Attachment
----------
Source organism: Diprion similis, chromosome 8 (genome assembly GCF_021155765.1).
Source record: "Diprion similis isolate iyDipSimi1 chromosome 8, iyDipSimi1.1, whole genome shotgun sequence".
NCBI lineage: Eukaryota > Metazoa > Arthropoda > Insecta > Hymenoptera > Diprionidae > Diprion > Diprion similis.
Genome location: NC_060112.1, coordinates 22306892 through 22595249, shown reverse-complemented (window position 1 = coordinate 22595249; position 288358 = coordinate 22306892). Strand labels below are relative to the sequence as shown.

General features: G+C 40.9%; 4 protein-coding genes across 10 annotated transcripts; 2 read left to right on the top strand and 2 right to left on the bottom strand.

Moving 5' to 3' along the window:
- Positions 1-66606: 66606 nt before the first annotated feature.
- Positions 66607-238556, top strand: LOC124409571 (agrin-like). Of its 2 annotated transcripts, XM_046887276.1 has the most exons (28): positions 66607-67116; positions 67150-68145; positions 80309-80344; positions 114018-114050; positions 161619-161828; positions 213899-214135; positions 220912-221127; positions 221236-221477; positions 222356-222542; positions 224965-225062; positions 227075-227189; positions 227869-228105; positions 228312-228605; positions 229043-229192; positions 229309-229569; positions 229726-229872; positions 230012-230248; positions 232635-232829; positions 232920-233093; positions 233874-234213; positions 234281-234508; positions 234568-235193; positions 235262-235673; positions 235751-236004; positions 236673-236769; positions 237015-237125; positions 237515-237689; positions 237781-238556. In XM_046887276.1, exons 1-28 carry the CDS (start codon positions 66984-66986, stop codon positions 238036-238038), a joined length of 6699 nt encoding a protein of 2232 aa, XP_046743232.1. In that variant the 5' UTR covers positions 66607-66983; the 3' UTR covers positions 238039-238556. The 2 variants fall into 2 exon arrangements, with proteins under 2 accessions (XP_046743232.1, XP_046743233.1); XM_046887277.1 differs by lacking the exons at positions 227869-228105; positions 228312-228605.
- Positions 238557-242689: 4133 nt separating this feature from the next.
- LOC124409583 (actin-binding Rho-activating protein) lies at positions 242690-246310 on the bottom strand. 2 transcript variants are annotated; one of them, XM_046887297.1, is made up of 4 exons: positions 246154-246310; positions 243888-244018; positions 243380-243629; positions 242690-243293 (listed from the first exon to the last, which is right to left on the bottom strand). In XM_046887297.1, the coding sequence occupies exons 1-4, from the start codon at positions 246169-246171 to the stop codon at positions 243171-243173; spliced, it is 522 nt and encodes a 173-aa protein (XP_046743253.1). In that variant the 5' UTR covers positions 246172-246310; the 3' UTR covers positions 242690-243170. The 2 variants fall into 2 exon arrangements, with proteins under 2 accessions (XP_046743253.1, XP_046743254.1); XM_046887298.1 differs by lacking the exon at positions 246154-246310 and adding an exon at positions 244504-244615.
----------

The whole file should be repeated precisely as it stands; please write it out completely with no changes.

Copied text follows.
Source organism: Diprion similis, chromosome 8 (genome assembly GCF_021155765.1).
Source record: "Diprion similis isolate iyDipSimi1 chromosome 8, iyDipSimi1.1, whole genome shotgun sequence".
NCBI lineage: Eukaryota > Metazoa > Arthropoda > Insecta > Hymenoptera > Diprionidae > Diprion > Diprion similis.
Genome location: NC_060112.1, coordinates 22306892 through 22595249, shown reverse-complemented (window position 1 = coordinate 22595249; position 288358 = coordinate 22306892). Strand labels below are relative to the sequence as shown.

General features: G+C 40.9%; 4 protein-coding genes across 10 annotated transcripts; 2 read left to right on the top strand and 2 right to left on the bottom strand.

Moving 5' to 3' along the window:
- Positions 1-66606: 66606 nt before the first annotated feature.
- Positions 66607-238556, top strand: LOC124409571 (agrin-like). Of its 2 annotated transcripts, XM_046887276.1 has the most exons (28): positions 66607-67116; positions 67150-68145; positions 80309-80344; positions 114018-114050; positions 161619-161828; positions 213899-214135; positions 220912-221127; positions 221236-221477; positions 222356-222542; positions 224965-225062; positions 227075-227189; positions 227869-228105; positions 228312-228605; positions 229043-229192; positions 229309-229569; positions 229726-229872; positions 230012-230248; positions 232635-232829; positions 232920-233093; positions 233874-234213; positions 234281-234508; positions 234568-235193; positions 235262-235673; positions 235751-236004; positions 236673-236769; positions 237015-237125; positions 237515-237689; positions 237781-238556. In XM_046887276.1, exons 1-28 carry the CDS (start codon positions 66984-66986, stop codon positions 238036-238038), a joined length of 6699 nt encoding a protein of 2232 aa, XP_046743232.1. In that variant the 5' UTR covers positions 66607-66983; the 3' UTR covers positions 238039-238556. The 2 variants fall into 2 exon arrangements, with proteins under 2 accessions (XP_046743232.1, XP_046743233.1); XM_046887277.1 differs by lacking the exons at positions 227869-228105; positions 228312-228605.
- Positions 238557-242689: 4133 nt separating this feature from the next.
- LOC124409583 (actin-binding Rho-activating protein) lies at positions 242690-246310 on the bottom strand. 2 transcript variants are annotated; one of them, XM_046887297.1, is made up of 4 exons: positions 246154-246310; positions 243888-244018; positions 243380-243629; positions 242690-243293 (listed from the first exon to the last, which is right to left on the bottom strand). In XM_046887297.1, the coding sequence occupies exons 1-4, from the start codon at positions 246169-246171 to the stop codon at positions 243171-243173; spliced, it is 522 nt and encodes a 173-aa protein (XP_046743253.1). In that variant the 5' UTR covers positions 246172-246310; the 3' UTR covers positions 242690-243170. The 2 variants fall into 2 exon arrangements, with proteins under 2 accessions (XP_046743253.1, XP_046743254.1); XM_046887298.1 differs by lacking the exon at positions 246154-246310 and adding an exon at positions 244504-244615.